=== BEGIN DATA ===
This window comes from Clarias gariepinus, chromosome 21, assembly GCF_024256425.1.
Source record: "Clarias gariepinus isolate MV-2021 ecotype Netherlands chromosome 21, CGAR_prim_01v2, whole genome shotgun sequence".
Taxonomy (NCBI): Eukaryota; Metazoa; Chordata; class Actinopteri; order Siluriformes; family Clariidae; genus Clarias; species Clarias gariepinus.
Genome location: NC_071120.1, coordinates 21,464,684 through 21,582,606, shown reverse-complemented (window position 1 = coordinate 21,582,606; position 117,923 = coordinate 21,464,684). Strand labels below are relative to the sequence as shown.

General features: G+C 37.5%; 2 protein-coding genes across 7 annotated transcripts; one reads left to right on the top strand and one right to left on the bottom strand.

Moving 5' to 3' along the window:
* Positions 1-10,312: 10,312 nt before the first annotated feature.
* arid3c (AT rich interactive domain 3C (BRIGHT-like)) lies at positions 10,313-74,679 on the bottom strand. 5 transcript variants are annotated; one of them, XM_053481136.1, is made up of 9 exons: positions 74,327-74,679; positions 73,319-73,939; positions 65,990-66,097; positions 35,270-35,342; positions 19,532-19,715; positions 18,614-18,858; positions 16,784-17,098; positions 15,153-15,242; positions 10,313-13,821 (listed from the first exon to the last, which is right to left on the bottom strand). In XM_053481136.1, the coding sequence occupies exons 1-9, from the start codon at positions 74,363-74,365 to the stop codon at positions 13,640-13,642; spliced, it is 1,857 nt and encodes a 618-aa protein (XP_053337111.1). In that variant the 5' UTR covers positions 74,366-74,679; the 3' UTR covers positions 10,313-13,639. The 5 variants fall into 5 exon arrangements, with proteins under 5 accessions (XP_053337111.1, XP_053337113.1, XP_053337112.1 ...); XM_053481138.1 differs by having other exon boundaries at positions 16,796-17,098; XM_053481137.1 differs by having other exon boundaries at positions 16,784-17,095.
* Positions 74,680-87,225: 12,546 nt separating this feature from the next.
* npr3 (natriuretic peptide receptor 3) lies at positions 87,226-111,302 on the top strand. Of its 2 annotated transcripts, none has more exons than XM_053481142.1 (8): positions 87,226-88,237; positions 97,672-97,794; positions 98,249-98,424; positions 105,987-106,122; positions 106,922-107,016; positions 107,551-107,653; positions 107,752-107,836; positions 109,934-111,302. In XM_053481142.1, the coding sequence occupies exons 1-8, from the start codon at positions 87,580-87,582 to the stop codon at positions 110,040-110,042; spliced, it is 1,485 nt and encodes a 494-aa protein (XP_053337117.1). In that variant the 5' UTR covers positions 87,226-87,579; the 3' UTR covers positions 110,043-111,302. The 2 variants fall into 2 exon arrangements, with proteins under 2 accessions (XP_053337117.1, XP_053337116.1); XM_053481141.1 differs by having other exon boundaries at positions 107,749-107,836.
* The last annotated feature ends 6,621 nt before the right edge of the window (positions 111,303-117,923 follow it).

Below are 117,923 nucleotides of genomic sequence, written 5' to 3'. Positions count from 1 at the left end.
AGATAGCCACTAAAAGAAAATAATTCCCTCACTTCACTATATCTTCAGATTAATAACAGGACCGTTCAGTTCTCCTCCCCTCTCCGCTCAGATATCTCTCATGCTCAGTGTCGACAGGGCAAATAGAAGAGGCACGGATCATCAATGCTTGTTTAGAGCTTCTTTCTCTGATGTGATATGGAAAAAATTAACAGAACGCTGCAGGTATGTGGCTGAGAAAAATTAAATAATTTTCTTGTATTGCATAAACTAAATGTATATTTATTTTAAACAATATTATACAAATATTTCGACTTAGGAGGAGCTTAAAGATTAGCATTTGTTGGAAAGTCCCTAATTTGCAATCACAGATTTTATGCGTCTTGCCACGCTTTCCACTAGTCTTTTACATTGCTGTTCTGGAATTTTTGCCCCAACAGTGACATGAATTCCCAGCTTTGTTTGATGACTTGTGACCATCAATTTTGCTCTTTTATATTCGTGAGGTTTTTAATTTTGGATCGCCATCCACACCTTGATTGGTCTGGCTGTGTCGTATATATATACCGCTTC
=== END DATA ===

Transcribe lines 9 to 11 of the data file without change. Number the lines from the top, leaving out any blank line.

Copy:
* Positions 74,680-87,225: 12,546 nt separating this feature from the next.
* npr3 (natriuretic peptide receptor 3) lies at positions 87,226-111,302 on the top strand. Of its 2 annotated transcripts, none has more exons than XM_053481142.1 (8): positions 87,226-88,237; positions 97,672-97,794; positions 98,249-98,424; positions 105,987-106,122; positions 106,922-107,016; positions 107,551-107,653; positions 107,752-107,836; positions 109,934-111,302. In XM_053481142.1, the coding sequence occupies exons 1-8, from the start codon at positions 87,580-87,582 to the stop codon at positions 110,040-110,042; spliced, it is 1,485 nt and encodes a 494-aa protein (XP_053337117.1). In that variant the 5' UTR covers positions 87,226-87,579; the 3' UTR covers positions 110,043-111,302. The 2 variants fall into 2 exon arrangements, with proteins under 2 accessions (XP_053337117.1, XP_053337116.1); XM_053481141.1 differs by having other exon boundaries at positions 107,749-107,836.
* The last annotated feature ends 6,621 nt before the right edge of the window (positions 111,303-117,923 follow it).